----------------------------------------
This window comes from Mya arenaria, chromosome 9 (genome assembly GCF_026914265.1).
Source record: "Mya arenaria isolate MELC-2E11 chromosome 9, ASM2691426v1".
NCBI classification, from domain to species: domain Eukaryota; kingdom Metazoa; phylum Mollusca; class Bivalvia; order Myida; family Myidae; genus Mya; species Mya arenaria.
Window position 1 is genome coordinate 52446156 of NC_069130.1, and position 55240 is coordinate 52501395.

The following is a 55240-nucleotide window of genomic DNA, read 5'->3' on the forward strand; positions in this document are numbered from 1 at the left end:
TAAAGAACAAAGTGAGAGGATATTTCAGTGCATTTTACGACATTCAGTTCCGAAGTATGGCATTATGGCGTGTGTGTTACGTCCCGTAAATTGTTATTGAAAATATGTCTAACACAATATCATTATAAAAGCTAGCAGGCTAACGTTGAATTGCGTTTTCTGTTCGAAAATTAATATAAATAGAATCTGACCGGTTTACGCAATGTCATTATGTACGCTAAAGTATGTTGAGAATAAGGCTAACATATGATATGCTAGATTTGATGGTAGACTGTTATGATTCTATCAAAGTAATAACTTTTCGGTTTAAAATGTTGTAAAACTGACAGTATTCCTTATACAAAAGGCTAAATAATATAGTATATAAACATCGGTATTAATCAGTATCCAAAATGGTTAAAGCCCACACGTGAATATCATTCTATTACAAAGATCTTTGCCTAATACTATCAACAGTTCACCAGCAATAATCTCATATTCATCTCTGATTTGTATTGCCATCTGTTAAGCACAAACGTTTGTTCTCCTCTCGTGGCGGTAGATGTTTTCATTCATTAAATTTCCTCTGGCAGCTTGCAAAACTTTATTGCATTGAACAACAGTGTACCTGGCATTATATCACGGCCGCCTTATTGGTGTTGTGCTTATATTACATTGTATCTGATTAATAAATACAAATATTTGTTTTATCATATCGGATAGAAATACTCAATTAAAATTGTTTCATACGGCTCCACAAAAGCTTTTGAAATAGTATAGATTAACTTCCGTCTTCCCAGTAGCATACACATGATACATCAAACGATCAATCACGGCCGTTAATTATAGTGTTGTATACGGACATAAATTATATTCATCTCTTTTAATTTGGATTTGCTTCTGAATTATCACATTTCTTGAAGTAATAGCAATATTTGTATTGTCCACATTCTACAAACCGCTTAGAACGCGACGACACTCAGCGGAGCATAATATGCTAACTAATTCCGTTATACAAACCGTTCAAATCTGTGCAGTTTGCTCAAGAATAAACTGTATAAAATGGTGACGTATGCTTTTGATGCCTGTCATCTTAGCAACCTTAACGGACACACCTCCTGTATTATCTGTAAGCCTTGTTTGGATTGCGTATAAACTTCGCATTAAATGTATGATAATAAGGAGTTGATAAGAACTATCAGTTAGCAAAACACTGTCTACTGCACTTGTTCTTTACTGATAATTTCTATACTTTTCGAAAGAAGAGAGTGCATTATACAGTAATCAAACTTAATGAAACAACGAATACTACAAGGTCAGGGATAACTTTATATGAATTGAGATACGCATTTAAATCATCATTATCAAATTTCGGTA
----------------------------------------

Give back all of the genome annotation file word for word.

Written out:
This window comes from Mya arenaria, chromosome 9 (genome assembly GCF_026914265.1).
Source record: "Mya arenaria isolate MELC-2E11 chromosome 9, ASM2691426v1".
NCBI classification, from domain to species: domain Eukaryota; kingdom Metazoa; phylum Mollusca; class Bivalvia; order Myida; family Myidae; genus Mya; species Mya arenaria.
Window position 1 is genome coordinate 52446156 of NC_069130.1, and position 55240 is coordinate 52501395.

The following is a 55240-nucleotide window of genomic DNA, read 5'->3' on the forward strand; positions in this document are numbered from 1 at the left end:
TAAAGAACAAAGTGAGAGGATATTTCAGTGCATTTTACGACATTCAGTTCCGAAGTATGGCATTATGGCGTGTGTGTTACGTCCCGTAAATTGTTATTGAAAATATGTCTAACACAATATCATTATAAAAGCTAGCAGGCTAACGTTGAATTGCGTTTTCTGTTCGAAAATTAATATAAATAGAATCTGACCGGTTTACGCAATGTCATTATGTACGCTAAAGTATGTTGAGAATAAGGCTAACATATGATATGCTAGATTTGATGGTAGACTGTTATGATTCTATCAAAGTAATAACTTTTCGGTTTAAAATGTTGTAAAACTGACAGTATTCCTTATACAAAAGGCTAAATAATATAGTATATAAACATCGGTATTAATCAGTATCCAAAATGGTTAAAGCCCACACGTGAATATCATTCTATTACAAAGATCTTTGCCTAATACTATCAACAGTTCACCAGCAATAATCTCATATTCATCTCTGATTTGTATTGCCATCTGTTAAGCACAAACGTTTGTTCTCCTCTCGTGGCGGTAGATGTTTTCATTCATTAAATTTCCTCTGGCAGCTTGCAAAACTTTATTGCATTGAACAACAGTGTACCTGGCATTATATCACGGCCGCCTTATTGGTGTTGTGCTTATATTACATTGTATCTGATTAATAAATACAAATATTTGTTTTATCATATCGGATAGAAATACTCAATTAAAATTGTTTCATACGGCTCCACAAAAGCTTTTGAAATAGTATAGATTAACTTCCGTCTTCCCAGTAGCATACACATGATACATCAAACGATCAATCACGGCCGTTAATTATAGTGTTGTATACGGACATAAATTATATTCATCTCTTTTAATTTGGATTTGCTTCTGAATTATCACATTTCTTGAAGTAATAGCAATATTTGTATTGTCCACATTCTACAAACCGCTTAGAACGCGACGACACTCAGCGGAGCATAATATGCTAACTAATTCCGTTATACAAACCGTTCAAATCTGTGCAGTTTGCTCAAGAATAAACTGTATAAAATGGTGACGTATGCTTTTGATGCCTGTCATCTTAGCAACCTTAACGGACACACCTCCTGTATTATCTGTAAGCCTTGTTTGGATTGCGTATAAACTTCGCATTAAATGTATGATAATAAGGAGTTGATAAGAACTATCAGTTAGCAAAACACTGTCTACTGCACTTGTTCTTTACTGATAATTTCTATACTTTTCGAAAGAAGAGAGTGCATTATACAGTAATCAAACTTAATGAAACAACGAATACTACAAGGTCAGGGATAACTTTATATGAATTGAGATACGCATTTAAATCATCATTATCAAATTTCGGTA